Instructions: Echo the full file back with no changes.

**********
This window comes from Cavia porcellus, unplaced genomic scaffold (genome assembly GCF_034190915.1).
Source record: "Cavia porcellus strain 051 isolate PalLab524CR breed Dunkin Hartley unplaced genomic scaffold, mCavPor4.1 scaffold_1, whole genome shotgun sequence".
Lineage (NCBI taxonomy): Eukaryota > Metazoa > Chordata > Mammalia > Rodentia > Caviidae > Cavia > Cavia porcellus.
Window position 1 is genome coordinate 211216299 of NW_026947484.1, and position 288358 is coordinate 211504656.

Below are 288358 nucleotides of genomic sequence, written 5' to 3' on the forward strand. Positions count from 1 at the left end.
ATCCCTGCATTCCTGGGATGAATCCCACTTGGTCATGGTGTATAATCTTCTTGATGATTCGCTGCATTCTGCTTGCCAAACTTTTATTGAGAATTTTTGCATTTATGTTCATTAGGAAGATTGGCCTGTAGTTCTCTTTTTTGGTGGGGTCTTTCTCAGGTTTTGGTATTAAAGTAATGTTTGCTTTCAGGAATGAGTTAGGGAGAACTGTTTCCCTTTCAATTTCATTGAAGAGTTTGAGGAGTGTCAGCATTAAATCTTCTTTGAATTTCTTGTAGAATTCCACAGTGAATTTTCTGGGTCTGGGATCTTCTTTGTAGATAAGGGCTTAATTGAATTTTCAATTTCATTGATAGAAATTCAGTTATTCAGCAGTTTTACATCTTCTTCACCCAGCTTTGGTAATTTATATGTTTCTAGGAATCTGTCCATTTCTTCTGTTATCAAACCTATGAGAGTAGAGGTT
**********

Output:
This window comes from Cavia porcellus, unplaced genomic scaffold (genome assembly GCF_034190915.1).
Source record: "Cavia porcellus strain 051 isolate PalLab524CR breed Dunkin Hartley unplaced genomic scaffold, mCavPor4.1 scaffold_1, whole genome shotgun sequence".
Lineage (NCBI taxonomy): Eukaryota > Metazoa > Chordata > Mammalia > Rodentia > Caviidae > Cavia > Cavia porcellus.
Window position 1 is genome coordinate 211216299 of NW_026947484.1, and position 288358 is coordinate 211504656.

Below are 288358 nucleotides of genomic sequence, written 5' to 3' on the forward strand. Positions count from 1 at the left end.
ATCCCTGCATTCCTGGGATGAATCCCACTTGGTCATGGTGTATAATCTTCTTGATGATTCGCTGCATTCTGCTTGCCAAACTTTTATTGAGAATTTTTGCATTTATGTTCATTAGGAAGATTGGCCTGTAGTTCTCTTTTTTGGTGGGGTCTTTCTCAGGTTTTGGTATTAAAGTAATGTTTGCTTTCAGGAATGAGTTAGGGAGAACTGTTTCCCTTTCAATTTCATTGAAGAGTTTGAGGAGTGTCAGCATTAAATCTTCTTTGAATTTCTTGTAGAATTCCACAGTGAATTTTCTGGGTCTGGGATCTTCTTTGTAGATAAGGGCTTAATTGAATTTTCAATTTCATTGATAGAAATTCAGTTATTCAGCAGTTTTACATCTTCTTCACCCAGCTTTGGTAATTTATATGTTTCTAGGAATCTGTCCATTTCTTCTGTTATCAAACCTATGAGAGTAGAGGTT